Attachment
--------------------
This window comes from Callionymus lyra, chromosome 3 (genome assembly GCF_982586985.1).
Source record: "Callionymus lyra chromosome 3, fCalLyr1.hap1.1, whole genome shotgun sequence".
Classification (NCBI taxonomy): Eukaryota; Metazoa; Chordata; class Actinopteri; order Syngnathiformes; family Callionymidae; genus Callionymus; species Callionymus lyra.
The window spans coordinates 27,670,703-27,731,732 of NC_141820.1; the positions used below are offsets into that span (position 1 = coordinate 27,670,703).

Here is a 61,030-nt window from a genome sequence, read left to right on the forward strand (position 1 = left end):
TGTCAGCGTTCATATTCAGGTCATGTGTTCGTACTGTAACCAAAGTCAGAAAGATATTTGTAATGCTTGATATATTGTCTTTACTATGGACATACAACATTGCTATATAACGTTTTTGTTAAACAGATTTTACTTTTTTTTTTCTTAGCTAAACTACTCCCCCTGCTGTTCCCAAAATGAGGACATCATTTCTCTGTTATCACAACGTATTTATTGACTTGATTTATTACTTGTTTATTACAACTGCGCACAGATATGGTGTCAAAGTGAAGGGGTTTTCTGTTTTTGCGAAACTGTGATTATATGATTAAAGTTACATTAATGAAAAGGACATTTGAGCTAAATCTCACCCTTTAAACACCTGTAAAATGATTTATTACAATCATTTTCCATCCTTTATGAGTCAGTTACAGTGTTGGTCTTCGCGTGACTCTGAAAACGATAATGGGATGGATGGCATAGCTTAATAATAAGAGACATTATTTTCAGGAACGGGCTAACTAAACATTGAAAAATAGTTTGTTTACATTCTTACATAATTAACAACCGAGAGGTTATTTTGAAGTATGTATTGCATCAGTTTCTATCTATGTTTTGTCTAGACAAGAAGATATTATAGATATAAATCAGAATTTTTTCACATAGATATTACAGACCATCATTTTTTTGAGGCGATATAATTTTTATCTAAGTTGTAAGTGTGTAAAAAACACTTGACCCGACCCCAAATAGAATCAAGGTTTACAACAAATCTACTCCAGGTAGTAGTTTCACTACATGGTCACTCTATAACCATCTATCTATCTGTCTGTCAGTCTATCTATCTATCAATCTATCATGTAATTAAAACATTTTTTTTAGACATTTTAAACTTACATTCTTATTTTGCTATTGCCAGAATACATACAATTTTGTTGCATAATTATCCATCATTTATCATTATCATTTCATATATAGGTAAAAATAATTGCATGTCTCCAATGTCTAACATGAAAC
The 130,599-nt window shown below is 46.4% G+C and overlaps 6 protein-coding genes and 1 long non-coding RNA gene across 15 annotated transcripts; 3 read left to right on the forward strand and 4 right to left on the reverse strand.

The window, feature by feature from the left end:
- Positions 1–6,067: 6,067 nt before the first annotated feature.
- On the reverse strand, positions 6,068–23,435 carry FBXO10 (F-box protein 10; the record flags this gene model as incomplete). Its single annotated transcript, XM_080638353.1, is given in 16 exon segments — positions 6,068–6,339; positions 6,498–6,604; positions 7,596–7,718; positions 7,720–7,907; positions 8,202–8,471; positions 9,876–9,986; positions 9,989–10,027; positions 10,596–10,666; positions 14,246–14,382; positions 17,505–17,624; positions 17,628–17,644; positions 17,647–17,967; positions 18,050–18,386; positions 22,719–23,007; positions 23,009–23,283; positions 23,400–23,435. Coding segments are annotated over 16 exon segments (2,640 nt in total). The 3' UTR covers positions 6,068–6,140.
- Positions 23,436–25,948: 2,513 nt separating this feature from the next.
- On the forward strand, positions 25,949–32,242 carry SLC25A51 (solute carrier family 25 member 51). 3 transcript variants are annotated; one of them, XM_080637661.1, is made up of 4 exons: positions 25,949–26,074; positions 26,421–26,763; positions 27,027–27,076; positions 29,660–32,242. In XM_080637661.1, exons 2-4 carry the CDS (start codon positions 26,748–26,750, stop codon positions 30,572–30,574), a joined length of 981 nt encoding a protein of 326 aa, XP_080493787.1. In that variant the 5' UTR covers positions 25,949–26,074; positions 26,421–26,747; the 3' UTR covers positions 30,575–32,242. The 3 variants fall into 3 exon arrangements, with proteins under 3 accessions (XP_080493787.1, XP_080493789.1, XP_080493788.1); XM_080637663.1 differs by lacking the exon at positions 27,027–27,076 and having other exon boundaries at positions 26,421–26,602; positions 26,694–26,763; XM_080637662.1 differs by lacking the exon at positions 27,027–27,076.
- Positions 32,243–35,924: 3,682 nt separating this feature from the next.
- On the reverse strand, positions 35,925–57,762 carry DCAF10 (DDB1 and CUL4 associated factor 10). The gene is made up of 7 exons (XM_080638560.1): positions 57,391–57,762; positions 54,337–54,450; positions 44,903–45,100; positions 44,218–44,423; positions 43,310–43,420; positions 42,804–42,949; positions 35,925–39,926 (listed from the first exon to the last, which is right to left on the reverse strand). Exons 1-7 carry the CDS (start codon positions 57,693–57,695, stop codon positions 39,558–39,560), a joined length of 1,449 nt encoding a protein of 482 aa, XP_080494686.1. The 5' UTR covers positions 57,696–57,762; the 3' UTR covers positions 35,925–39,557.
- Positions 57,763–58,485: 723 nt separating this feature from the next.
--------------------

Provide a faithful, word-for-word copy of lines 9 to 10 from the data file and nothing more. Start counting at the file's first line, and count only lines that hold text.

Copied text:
- Positions 1–6,067: 6,067 nt before the first annotated feature.
- On the reverse strand, positions 6,068–23,435 carry FBXO10 (F-box protein 10; the record flags this gene model as incomplete). Its single annotated transcript, XM_080638353.1, is given in 16 exon segments — positions 6,068–6,339; positions 6,498–6,604; positions 7,596–7,718; positions 7,720–7,907; positions 8,202–8,471; positions 9,876–9,986; positions 9,989–10,027; positions 10,596–10,666; positions 14,246–14,382; positions 17,505–17,624; positions 17,628–17,644; positions 17,647–17,967; positions 18,050–18,386; positions 22,719–23,007; positions 23,009–23,283; positions 23,400–23,435. Coding segments are annotated over 16 exon segments (2,640 nt in total). The 3' UTR covers positions 6,068–6,140.